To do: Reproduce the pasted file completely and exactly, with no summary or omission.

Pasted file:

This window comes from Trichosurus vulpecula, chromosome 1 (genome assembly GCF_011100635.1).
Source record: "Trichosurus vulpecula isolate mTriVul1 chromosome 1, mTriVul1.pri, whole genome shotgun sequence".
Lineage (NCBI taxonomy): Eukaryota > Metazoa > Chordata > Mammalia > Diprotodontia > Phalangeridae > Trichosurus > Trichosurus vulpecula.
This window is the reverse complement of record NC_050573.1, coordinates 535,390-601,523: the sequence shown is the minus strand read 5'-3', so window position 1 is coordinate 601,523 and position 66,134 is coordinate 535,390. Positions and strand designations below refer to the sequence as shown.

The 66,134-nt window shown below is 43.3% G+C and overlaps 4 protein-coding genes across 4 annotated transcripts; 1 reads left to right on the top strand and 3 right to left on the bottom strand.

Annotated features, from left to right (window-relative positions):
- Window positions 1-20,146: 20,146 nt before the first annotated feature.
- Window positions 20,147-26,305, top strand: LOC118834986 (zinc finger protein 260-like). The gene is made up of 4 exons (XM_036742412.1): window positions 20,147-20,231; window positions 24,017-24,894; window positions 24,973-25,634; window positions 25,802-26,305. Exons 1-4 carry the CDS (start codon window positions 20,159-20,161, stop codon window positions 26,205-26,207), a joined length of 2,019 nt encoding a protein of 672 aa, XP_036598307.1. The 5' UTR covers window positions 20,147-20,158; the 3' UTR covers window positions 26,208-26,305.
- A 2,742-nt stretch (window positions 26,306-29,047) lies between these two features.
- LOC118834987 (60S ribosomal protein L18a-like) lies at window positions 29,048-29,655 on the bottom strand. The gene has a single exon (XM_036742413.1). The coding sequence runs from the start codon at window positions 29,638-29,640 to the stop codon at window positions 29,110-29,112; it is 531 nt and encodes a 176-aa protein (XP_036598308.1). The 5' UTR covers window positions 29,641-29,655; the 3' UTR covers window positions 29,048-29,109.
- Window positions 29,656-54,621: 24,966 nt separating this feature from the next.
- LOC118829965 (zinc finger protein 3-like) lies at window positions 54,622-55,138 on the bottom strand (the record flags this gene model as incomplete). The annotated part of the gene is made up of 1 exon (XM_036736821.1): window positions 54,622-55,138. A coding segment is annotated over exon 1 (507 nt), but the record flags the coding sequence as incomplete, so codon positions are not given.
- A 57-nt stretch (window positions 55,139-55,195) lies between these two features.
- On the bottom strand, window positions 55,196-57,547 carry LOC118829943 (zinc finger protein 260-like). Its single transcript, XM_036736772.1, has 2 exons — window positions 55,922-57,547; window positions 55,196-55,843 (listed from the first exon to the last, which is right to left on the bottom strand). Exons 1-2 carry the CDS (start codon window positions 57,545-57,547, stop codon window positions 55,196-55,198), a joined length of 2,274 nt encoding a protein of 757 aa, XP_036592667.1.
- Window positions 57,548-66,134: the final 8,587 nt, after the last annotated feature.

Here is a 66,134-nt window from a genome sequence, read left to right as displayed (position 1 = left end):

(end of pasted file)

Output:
This window comes from Trichosurus vulpecula, chromosome 1 (genome assembly GCF_011100635.1).
Source record: "Trichosurus vulpecula isolate mTriVul1 chromosome 1, mTriVul1.pri, whole genome shotgun sequence".
Lineage (NCBI taxonomy): Eukaryota > Metazoa > Chordata > Mammalia > Diprotodontia > Phalangeridae > Trichosurus > Trichosurus vulpecula.
This window is the reverse complement of record NC_050573.1, coordinates 535,390-601,523: the sequence shown is the minus strand read 5'-3', so window position 1 is coordinate 601,523 and position 66,134 is coordinate 535,390. Positions and strand designations below refer to the sequence as shown.

The 66,134-nt window shown below is 43.3% G+C and overlaps 4 protein-coding genes across 4 annotated transcripts; 1 reads left to right on the top strand and 3 right to left on the bottom strand.

Annotated features, from left to right (window-relative positions):
- Window positions 1-20,146: 20,146 nt before the first annotated feature.
- Window positions 20,147-26,305, top strand: LOC118834986 (zinc finger protein 260-like). The gene is made up of 4 exons (XM_036742412.1): window positions 20,147-20,231; window positions 24,017-24,894; window positions 24,973-25,634; window positions 25,802-26,305. Exons 1-4 carry the CDS (start codon window positions 20,159-20,161, stop codon window positions 26,205-26,207), a joined length of 2,019 nt encoding a protein of 672 aa, XP_036598307.1. The 5' UTR covers window positions 20,147-20,158; the 3' UTR covers window positions 26,208-26,305.
- A 2,742-nt stretch (window positions 26,306-29,047) lies between these two features.
- LOC118834987 (60S ribosomal protein L18a-like) lies at window positions 29,048-29,655 on the bottom strand. The gene has a single exon (XM_036742413.1). The coding sequence runs from the start codon at window positions 29,638-29,640 to the stop codon at window positions 29,110-29,112; it is 531 nt and encodes a 176-aa protein (XP_036598308.1). The 5' UTR covers window positions 29,641-29,655; the 3' UTR covers window positions 29,048-29,109.
- Window positions 29,656-54,621: 24,966 nt separating this feature from the next.
- LOC118829965 (zinc finger protein 3-like) lies at window positions 54,622-55,138 on the bottom strand (the record flags this gene model as incomplete). The annotated part of the gene is made up of 1 exon (XM_036736821.1): window positions 54,622-55,138. A coding segment is annotated over exon 1 (507 nt), but the record flags the coding sequence as incomplete, so codon positions are not given.
- A 57-nt stretch (window positions 55,139-55,195) lies between these two features.
- On the bottom strand, window positions 55,196-57,547 carry LOC118829943 (zinc finger protein 260-like). Its single transcript, XM_036736772.1, has 2 exons — window positions 55,922-57,547; window positions 55,196-55,843 (listed from the first exon to the last, which is right to left on the bottom strand). Exons 1-2 carry the CDS (start codon window positions 57,545-57,547, stop codon window positions 55,196-55,198), a joined length of 2,274 nt encoding a protein of 757 aa, XP_036592667.1.
- Window positions 57,548-66,134: the final 8,587 nt, after the last annotated feature.

Here is a 66,134-nt window from a genome sequence, read left to right as displayed (position 1 = left end):